Quote Of The Day: Bring It! Edition

Edward Niedermeyer
by Edward Niedermeyer
quote of the day bring it edition

Last week, UAW boss Bob King revealed that his campaign to organize transplant auto factories had already begun with talks between his organizers and the factory operators. And though King suggested that his campaign would include the labeling of uncooperative automakers as human rights abusers, he refused to say which automakers he was speaking with, telling Reuters

We are in some preliminary discussions which we agreed to keep confidential so we will do that

But apparently not all the transplants are playing ball… both in terms of the discussions themselves as well as King’s commitment to confidentiality. Unfazed by King’s threats, Honda tells Bloomberg [via Kausfiles]

Honda has had no dialogue with the UAW and has no interest in a discussion with them. The issue of union representation is ultimately one for our associates to decide and, for more than three decades, Honda associates have spoken loudly and clearly by choosing to reject UAW outreach efforts.

Your move, UAW.

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  • Herb Herb on Jan 18, 2011

    I'm not too acquainted with US labor relations. I have followed the UAW topics here only occasionally. Probably, someone here could give me some useful hints/links to better understand the issues involved. Do I understand it right, that the UAW policy is to establish closed shops, and only closed shops? Why would they insist to do so? Can't it be left to the worker at site to decide whether he wants to support a union or not? Are there any legal driving forces to do so? Any hints appreciated.

    • See 1 previous
    • Mikey Mikey on Jan 18, 2011

      @herb......Robert has summed it up fairly well.

  • Robert.Walter Robert.Walter on Jan 18, 2011

    BTW, anybody ever see the books for a collective bargaining agreement? These are very complex contracts Ford, 4-volumes, some parts dating back to 1949: 1. Agreements, ca. 400 pages 2. Benefit Plans & Agreements (Retirement & Insurance), ca. 400 pages 3. Benefit Plans & Agreements (Sup. Unemployment, Guaranteed Income Stream, Profit Sharing, Tax-Efficient Savings, UAW-Ford Legal Services Plans and Agreements), ca. 225 pages 4. Letters of Understanding, ca. 650 pages Even for a major 1-tier supplier: 1. Agreement, Letters & Sub-Plans, ca. 400 pages 2. Insurance and Pension Plans, ca. 375 pages

    • See 2 previous
    • Mikey Mikey on Jan 18, 2011

      Robert.....I believe it was the 1984 agreement that I first read. To be honest....maybe 80% I could actually comprehend. I was 31 years old. Question number 2..... Up till about 78 we had a good relationship. As I recall things started to crack, with Chrysler Canada staying on strike while the US settled. Back in 82 we had a little tiff with the UAW, they wanted profit sharing we wanted COLA. We settled with GM but the damage had been done. The UAW picked GM in 1984 and we went on strike. GM settled in the US but once again we stayed out. With our component plants on strike GM couldn't fire up the US plants. Things got real nasty. The perception at the time was one of "we ain't takin anymore US B.S f--ck em well go it alone" The CAW was born. Since then....IMHO, we have fared better than our US bothers and sisters. With our health care system, and a 75 cent dollar the American companies loved doing buisness with us. However,with the dollar at par, and US taxpayer owning 33%, and with the current political climate, I can see that situation changing real fast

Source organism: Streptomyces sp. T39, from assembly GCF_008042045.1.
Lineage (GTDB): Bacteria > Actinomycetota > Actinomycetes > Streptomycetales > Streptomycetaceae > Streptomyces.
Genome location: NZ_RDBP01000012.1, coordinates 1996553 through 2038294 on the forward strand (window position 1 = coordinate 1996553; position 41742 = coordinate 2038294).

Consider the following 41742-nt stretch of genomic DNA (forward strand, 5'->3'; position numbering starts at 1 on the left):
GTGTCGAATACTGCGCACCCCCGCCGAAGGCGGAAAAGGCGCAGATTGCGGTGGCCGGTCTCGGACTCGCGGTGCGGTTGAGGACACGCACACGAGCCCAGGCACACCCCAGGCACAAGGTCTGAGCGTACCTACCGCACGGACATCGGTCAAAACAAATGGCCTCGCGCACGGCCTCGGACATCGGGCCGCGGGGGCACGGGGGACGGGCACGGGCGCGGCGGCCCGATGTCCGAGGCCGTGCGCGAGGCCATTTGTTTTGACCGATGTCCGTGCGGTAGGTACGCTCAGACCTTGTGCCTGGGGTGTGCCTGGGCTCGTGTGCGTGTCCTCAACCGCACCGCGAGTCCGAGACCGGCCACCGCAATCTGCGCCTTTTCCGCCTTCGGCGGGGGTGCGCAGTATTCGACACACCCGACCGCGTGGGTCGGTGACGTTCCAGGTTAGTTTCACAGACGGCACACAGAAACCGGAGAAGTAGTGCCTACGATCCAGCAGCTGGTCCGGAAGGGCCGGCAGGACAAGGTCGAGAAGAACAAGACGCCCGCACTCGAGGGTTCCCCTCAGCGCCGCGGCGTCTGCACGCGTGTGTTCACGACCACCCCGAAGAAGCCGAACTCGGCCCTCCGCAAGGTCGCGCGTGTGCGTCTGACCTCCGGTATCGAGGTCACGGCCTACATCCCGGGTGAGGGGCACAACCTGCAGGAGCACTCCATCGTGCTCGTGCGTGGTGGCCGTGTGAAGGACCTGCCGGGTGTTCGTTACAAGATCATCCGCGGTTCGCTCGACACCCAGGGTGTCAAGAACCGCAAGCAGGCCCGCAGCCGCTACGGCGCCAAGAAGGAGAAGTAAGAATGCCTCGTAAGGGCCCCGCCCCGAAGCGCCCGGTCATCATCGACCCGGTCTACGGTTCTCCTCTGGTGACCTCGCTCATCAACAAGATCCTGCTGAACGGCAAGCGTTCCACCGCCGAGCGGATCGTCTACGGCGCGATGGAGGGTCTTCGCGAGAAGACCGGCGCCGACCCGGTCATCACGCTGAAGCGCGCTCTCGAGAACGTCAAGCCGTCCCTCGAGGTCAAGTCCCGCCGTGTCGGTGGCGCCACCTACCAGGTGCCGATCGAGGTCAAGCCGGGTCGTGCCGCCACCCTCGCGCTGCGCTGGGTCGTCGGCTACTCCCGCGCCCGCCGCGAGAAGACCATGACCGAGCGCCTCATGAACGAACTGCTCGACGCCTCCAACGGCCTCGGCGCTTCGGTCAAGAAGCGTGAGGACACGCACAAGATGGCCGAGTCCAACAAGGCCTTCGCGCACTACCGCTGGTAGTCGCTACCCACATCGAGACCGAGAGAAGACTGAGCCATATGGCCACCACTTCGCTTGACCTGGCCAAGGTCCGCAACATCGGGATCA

• Herb Herb on Jan 18, 2011

    @Robert.Walker: Thanks, I will try to follow your hints, but obviously this will need some time. Of course, the question was serious. But there are other models besides "closed shops". So, in the meantime I will remain wondering why the UAW can't change its business model to something like the German IG Metall, where nobody is forced to become a union member, even if he profits from agreements between companies and unions. It's up to the IG Metall to get members supporting them, on a voluntary basis.

    • Robert.Walter Robert.Walter on Jan 18, 2011

      Even though I'm living here in Europe more than 10 years, I'm in union-lite Switzerland, but I wonder if the german union model is an outcome of a balance somewhere in the relationship, like the fact than the union has representation on the boards of directors and comparatively union-friendly labor laws?

  • Robert.Walter Robert.Walter on Jan 18, 2011

    Regarding expatriation of wealth and race to the bottom... Given that the U.S. is of declining relevance as an exporter, sometimes I think that I would rather be paying more for US-made products and keeping my cash in the U.S./western economy than using it to build-up the chinese as a threat.

    • Robert.Walter Robert.Walter on Jan 18, 2011

      Additionally: Corrupt and inefficient as the unions are, they pale in comparison to, and are quite the opposit of, the chinese central committee ... and the the union supports human rights (good), and the CCC has atomic weapons, stealth fighters, and anti-satellite missles (very bad) ...